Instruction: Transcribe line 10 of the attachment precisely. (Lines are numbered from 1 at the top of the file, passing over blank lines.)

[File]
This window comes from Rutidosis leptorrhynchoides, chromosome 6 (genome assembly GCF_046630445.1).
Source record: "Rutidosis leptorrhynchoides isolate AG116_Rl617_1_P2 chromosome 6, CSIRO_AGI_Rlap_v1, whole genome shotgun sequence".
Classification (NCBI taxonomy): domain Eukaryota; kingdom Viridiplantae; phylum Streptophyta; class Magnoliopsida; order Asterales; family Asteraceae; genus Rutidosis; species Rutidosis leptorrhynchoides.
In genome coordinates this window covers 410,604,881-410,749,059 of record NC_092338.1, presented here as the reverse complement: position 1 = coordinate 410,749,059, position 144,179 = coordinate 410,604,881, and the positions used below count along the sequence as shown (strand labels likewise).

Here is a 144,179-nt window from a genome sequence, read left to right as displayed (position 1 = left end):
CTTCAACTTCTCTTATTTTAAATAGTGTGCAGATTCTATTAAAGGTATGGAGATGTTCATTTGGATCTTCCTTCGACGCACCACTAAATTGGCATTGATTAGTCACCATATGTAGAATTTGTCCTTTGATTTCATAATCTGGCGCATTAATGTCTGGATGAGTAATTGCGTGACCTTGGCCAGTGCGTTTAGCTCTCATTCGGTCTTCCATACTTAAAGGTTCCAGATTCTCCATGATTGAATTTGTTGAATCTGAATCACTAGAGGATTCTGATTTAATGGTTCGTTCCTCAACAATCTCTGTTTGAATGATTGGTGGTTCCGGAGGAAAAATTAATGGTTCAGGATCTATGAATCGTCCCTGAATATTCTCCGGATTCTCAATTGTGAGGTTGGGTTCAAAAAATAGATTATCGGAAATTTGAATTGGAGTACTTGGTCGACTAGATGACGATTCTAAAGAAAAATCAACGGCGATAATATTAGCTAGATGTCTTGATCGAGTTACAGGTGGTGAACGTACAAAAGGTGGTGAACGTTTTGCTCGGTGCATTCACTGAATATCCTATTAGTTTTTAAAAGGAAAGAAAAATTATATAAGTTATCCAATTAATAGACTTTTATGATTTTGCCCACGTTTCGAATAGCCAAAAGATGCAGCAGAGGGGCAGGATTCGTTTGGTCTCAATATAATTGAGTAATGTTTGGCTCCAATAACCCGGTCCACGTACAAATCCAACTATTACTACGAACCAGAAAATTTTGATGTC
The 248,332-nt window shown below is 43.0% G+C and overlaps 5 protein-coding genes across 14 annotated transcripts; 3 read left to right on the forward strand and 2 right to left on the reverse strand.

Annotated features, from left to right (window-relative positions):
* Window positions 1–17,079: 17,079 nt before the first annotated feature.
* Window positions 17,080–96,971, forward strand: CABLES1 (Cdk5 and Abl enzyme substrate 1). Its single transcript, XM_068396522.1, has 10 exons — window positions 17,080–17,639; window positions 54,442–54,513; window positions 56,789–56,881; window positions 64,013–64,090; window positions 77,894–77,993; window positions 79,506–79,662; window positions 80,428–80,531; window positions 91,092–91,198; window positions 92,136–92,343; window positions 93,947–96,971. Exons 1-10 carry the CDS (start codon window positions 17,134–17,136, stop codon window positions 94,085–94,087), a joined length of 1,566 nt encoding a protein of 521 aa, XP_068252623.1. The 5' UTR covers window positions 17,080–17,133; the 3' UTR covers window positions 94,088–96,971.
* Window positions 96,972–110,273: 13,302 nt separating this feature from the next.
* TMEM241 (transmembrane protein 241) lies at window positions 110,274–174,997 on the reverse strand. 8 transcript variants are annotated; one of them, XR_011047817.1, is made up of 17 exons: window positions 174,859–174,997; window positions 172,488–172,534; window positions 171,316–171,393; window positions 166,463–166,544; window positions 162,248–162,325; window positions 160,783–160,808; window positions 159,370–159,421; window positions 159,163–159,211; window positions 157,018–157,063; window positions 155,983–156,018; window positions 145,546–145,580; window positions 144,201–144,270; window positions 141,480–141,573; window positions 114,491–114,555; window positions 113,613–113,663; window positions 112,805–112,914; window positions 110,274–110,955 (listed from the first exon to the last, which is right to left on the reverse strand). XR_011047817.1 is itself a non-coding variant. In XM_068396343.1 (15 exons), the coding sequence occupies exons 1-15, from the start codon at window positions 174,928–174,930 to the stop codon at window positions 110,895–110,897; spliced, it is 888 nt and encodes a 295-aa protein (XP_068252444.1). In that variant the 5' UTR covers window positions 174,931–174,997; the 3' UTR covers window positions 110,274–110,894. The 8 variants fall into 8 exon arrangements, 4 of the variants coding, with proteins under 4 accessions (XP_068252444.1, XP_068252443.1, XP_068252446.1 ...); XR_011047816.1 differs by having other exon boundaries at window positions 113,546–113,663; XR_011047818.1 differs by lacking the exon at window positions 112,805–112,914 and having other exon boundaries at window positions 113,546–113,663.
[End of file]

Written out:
* Window positions 17,080–96,971, forward strand: CABLES1 (Cdk5 and Abl enzyme substrate 1). Its single transcript, XM_068396522.1, has 10 exons — window positions 17,080–17,639; window positions 54,442–54,513; window positions 56,789–56,881; window positions 64,013–64,090; window positions 77,894–77,993; window positions 79,506–79,662; window positions 80,428–80,531; window positions 91,092–91,198; window positions 92,136–92,343; window positions 93,947–96,971. Exons 1-10 carry the CDS (start codon window positions 17,134–17,136, stop codon window positions 94,085–94,087), a joined length of 1,566 nt encoding a protein of 521 aa, XP_068252623.1. The 5' UTR covers window positions 17,080–17,133; the 3' UTR covers window positions 94,088–96,971.